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The pull of a designer bag is legendary. There have been totes we’ve yearned for more than our sixth form crush. It’s totally legitimate to fall in love with an inanimate object, right? But even if you’re not about to pledge allegiance to a handbag, you’ve got to admit there is magic in a designer bag in the way that clothes can’t quite incite.
If you’re searching for a little something to treat yourself to, post lockdown (or even as something to make your house-bound hours more exciting) there’s nothing better than a new bag to beat the blues. Except it doesn’t have to be new. Resale sites are one of the fashion industry’s fastest growing categories and a second-hand bag is a brilliant way to save money. As we all try to shop more consciously, its also a brilliant way to shop sustainably. There is nothing more sustainable that something already in existence.
Some vintage bags are also proving to be safer investments than stocks and shares because bags are the accessory that appreciate fastest. Vintage preloved handbags have risen in value by an average of 8% per year over the last decade and also outperformed the price of gold. Kerching.
Despite those figures, if you’re looking to get involved with your favourite brand, preloved is still the way you can do so, at a bargain price. Designer bags play on the brand’s style signatures, which can make them easy to fake but on closer inspection you’ll be able to see what is real or not. Check the hardware, leather, stitching, authenticity cards and serial numbers and ask the seller to provide more pictures or more detailed history.
Charlotte Staerck is co-founder and retail director of Handbag Clinic, which restores worn bags (everything from styles chewed by dogs or burned in fires) and also runs a resale platform. She advises, “Ask the year they bought their handbag and check the digits in the serial number correspond to the production year.
If it’s outside of that, it’s definitely a fake. The hardware colour should match the logo colour on the inside of the handbag. Also, quilted Chanel handbags have 10 stitches per inch. It can sometimes be ever so slightly outside of that, but never by much, so if you count seven stitches, you know it’s not authentic.”
These are our favourite sites to browse designer bag bargains:
vestiairecollective.com – The biggest hitter in the preloved market with thousands of new items listed every week. Charlie Collins, founder of creativewardrobe.co.uk has tips to get the best bargains, “Use the app to set up an alert on your favourite bag and try the offer system to float up to 30% off with the seller. The longer items are on the site, the more you will benefit from reductions so create a wishlist to track your favourite items.”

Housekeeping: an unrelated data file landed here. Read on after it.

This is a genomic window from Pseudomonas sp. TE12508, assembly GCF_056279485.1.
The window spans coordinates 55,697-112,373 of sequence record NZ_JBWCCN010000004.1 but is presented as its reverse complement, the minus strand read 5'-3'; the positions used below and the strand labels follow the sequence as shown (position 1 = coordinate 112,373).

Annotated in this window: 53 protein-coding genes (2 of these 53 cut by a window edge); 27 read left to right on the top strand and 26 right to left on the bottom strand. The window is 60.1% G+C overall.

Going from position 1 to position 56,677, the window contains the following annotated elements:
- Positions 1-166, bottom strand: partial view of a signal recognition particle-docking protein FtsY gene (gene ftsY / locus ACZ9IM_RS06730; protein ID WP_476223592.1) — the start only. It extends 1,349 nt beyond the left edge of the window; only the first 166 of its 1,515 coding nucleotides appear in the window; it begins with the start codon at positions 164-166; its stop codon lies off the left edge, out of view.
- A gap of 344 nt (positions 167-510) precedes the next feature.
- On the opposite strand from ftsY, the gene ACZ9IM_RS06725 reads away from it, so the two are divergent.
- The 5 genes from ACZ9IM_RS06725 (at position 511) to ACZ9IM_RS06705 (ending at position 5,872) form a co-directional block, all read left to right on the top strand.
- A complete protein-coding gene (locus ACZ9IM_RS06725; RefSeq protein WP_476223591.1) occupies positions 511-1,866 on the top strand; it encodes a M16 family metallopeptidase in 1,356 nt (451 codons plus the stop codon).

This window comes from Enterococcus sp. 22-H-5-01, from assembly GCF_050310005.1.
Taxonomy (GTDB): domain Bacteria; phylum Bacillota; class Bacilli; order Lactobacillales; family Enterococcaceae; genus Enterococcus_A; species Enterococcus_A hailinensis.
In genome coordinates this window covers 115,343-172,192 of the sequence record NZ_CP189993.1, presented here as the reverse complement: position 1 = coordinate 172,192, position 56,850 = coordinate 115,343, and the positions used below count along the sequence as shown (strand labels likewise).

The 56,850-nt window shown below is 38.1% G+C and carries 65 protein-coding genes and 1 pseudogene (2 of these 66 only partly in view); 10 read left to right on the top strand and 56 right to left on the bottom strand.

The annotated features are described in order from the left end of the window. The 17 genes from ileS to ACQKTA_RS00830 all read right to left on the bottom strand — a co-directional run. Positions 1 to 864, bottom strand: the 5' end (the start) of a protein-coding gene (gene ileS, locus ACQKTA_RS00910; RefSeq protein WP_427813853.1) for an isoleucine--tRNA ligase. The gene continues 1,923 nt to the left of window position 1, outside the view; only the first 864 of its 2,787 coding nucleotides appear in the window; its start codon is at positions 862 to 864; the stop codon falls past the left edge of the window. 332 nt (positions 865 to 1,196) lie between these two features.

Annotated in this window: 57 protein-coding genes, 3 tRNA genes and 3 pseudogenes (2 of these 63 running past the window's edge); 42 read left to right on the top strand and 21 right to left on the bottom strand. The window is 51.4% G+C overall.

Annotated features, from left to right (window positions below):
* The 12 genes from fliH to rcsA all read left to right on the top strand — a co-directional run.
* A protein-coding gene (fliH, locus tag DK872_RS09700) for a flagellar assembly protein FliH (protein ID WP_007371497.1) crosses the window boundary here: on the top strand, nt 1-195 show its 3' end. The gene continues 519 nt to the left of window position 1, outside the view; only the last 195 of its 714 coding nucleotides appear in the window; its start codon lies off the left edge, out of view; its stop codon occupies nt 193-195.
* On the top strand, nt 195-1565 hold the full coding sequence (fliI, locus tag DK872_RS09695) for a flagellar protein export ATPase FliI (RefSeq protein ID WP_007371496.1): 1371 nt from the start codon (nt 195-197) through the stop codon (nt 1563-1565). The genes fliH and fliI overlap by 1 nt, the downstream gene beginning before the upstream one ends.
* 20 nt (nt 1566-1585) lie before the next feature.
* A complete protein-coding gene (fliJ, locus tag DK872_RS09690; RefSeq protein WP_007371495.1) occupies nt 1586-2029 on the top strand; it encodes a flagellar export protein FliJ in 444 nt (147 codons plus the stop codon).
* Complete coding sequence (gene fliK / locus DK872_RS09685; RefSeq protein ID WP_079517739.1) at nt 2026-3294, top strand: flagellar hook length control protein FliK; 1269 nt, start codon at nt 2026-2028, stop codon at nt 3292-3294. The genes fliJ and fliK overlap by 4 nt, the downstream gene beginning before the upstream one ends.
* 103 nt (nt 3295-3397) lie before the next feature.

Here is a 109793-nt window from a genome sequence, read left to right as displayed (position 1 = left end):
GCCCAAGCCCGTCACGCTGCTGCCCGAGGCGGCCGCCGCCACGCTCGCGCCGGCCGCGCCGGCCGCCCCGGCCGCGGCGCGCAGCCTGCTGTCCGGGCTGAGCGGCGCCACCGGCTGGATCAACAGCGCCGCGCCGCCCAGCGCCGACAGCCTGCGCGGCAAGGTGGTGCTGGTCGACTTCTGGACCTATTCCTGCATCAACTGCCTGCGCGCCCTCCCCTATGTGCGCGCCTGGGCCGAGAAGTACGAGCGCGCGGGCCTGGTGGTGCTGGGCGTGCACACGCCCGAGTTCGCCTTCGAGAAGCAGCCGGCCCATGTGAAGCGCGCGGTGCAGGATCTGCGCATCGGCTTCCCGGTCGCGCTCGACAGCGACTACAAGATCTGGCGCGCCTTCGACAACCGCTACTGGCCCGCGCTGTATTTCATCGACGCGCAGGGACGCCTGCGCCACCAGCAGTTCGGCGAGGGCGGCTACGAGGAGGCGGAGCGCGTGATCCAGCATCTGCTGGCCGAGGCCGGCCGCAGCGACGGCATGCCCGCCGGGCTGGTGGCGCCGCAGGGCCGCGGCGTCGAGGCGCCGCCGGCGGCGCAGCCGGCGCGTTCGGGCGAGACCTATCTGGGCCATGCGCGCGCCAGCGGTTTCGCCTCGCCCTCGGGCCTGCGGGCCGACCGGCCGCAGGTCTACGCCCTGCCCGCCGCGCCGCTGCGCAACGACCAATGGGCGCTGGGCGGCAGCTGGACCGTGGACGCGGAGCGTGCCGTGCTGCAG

VC arrange pick ups and anonymous listings for the French Vogue team, apparently, and offer thorough authentication services before your purchases are sent to you.
handbagclinic.co.uk – All of the bags here will have had a vigorous zhuzh at the in-house restoration clinic before going on sale to ensure they completely pristine. You could find bargains with up to 83% off. Charlotte Staerck also revealed that the original Prada Nylon bags are in demand. “We sell vintage 90’s small nylon Prada bags for around £150 – £350.” We’ll race you…
xupes.com – Founded almost a decade ago, and originally specialising in watches and jewellery, xupes.com have been selling bags since 2015 and date them all to the year of manufacture. At the time of writing there was a denim Dior saddle bag on the site for £299…
farfetch.com – As well as collating the coolest independent boutiques around the world, FarFetch.com also launched a resale channel last year, where verified designer bags from a handful of major names are up for sale online. Sellers get store credit and you get to save a bag from landfill. Win win.
bagista.co.uk – Specialising in designer bags, this is the site to browse if you’re a bargain bagaholic. In season finds are listed with their current selling price point, so you can see how much of a discount you could score.
uk.designerexchange.com – With discounts of up to 85% this site has over 100 designer brands and more than 5000 items for sale but they also have bricks and mortar stores around the UK (although currently closed die to Covid-19) which you can visit for an IRL encounter with any potential purchase.